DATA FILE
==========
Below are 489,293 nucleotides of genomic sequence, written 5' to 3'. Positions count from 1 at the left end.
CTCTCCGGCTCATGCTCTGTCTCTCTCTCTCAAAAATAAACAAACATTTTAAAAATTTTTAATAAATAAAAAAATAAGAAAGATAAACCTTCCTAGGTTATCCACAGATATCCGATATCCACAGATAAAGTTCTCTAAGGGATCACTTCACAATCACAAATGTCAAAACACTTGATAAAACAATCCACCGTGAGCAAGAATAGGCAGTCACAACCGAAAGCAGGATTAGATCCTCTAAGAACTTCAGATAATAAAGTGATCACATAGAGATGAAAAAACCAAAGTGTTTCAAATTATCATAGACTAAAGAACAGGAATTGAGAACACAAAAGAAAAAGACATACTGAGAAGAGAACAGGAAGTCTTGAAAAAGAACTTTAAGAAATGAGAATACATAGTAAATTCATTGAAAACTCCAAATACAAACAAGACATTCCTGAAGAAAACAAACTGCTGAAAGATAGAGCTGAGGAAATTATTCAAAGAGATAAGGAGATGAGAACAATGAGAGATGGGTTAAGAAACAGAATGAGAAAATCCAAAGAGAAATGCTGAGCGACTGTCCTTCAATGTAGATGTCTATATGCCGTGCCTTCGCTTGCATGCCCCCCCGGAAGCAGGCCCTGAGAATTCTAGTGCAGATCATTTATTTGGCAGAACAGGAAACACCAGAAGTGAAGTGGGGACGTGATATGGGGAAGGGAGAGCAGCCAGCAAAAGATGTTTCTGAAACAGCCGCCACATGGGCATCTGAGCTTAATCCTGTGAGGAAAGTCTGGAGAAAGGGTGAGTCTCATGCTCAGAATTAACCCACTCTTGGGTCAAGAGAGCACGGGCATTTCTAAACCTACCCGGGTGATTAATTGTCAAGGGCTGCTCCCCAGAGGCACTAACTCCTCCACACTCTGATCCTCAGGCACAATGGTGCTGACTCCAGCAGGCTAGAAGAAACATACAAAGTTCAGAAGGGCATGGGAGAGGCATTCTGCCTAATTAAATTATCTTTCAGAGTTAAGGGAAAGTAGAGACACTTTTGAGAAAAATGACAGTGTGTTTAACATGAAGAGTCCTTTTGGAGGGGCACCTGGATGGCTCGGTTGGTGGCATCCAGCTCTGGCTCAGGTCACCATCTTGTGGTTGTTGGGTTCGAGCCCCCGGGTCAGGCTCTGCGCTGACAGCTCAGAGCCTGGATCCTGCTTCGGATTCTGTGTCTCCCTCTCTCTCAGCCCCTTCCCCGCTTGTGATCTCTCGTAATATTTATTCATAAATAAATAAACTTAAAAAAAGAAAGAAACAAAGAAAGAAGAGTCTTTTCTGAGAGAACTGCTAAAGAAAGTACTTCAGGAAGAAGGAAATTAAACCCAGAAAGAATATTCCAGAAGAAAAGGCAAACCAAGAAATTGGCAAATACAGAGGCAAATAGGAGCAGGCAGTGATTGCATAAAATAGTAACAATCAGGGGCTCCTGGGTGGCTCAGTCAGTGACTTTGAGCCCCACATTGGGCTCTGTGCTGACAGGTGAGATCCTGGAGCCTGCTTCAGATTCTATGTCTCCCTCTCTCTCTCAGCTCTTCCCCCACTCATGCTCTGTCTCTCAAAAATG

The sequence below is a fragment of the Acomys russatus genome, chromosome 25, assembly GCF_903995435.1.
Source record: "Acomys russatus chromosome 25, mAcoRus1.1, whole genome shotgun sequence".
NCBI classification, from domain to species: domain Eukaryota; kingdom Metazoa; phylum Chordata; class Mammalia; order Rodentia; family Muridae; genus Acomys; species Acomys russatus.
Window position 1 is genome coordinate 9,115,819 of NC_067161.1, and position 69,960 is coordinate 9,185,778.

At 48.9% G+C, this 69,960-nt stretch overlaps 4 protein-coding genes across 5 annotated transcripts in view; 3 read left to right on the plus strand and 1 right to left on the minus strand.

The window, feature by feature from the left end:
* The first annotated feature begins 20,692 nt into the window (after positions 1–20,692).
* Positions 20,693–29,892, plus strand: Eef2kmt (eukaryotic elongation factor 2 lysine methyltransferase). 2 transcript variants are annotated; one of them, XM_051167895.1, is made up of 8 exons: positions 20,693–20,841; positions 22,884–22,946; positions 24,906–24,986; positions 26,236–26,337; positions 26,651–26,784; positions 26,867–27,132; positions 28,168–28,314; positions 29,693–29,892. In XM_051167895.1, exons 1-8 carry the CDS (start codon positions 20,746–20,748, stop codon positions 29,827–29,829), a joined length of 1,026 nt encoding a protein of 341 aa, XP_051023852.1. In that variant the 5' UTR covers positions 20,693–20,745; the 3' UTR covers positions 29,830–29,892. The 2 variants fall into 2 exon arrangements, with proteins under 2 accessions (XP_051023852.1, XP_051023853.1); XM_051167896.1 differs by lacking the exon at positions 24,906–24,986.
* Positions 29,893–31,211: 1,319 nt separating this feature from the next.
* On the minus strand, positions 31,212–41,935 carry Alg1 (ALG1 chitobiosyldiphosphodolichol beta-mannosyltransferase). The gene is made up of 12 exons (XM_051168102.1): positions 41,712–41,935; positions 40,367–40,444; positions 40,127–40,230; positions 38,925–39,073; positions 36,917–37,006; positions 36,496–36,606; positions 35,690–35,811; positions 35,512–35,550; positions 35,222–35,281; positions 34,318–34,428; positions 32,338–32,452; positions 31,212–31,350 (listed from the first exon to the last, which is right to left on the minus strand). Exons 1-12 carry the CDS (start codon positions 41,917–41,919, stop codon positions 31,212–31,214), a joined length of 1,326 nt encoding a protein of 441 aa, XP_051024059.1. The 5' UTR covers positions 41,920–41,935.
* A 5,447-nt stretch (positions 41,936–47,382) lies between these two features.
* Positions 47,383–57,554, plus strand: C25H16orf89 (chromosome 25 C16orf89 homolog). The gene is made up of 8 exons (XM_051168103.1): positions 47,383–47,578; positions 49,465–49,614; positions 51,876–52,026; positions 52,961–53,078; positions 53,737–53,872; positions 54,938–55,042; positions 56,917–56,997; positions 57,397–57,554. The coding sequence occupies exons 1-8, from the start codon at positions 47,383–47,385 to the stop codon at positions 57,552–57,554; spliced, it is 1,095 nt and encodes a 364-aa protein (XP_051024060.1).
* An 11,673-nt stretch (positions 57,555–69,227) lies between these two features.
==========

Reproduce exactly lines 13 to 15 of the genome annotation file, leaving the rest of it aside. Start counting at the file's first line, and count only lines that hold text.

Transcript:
* A 5,447-nt stretch (positions 41,936–47,382) lies between these two features.
* Positions 47,383–57,554, plus strand: C25H16orf89 (chromosome 25 C16orf89 homolog). The gene is made up of 8 exons (XM_051168103.1): positions 47,383–47,578; positions 49,465–49,614; positions 51,876–52,026; positions 52,961–53,078; positions 53,737–53,872; positions 54,938–55,042; positions 56,917–56,997; positions 57,397–57,554. The coding sequence occupies exons 1-8, from the start codon at positions 47,383–47,385 to the stop codon at positions 57,552–57,554; spliced, it is 1,095 nt and encodes a 364-aa protein (XP_051024060.1).
* An 11,673-nt stretch (positions 57,555–69,227) lies between these two features.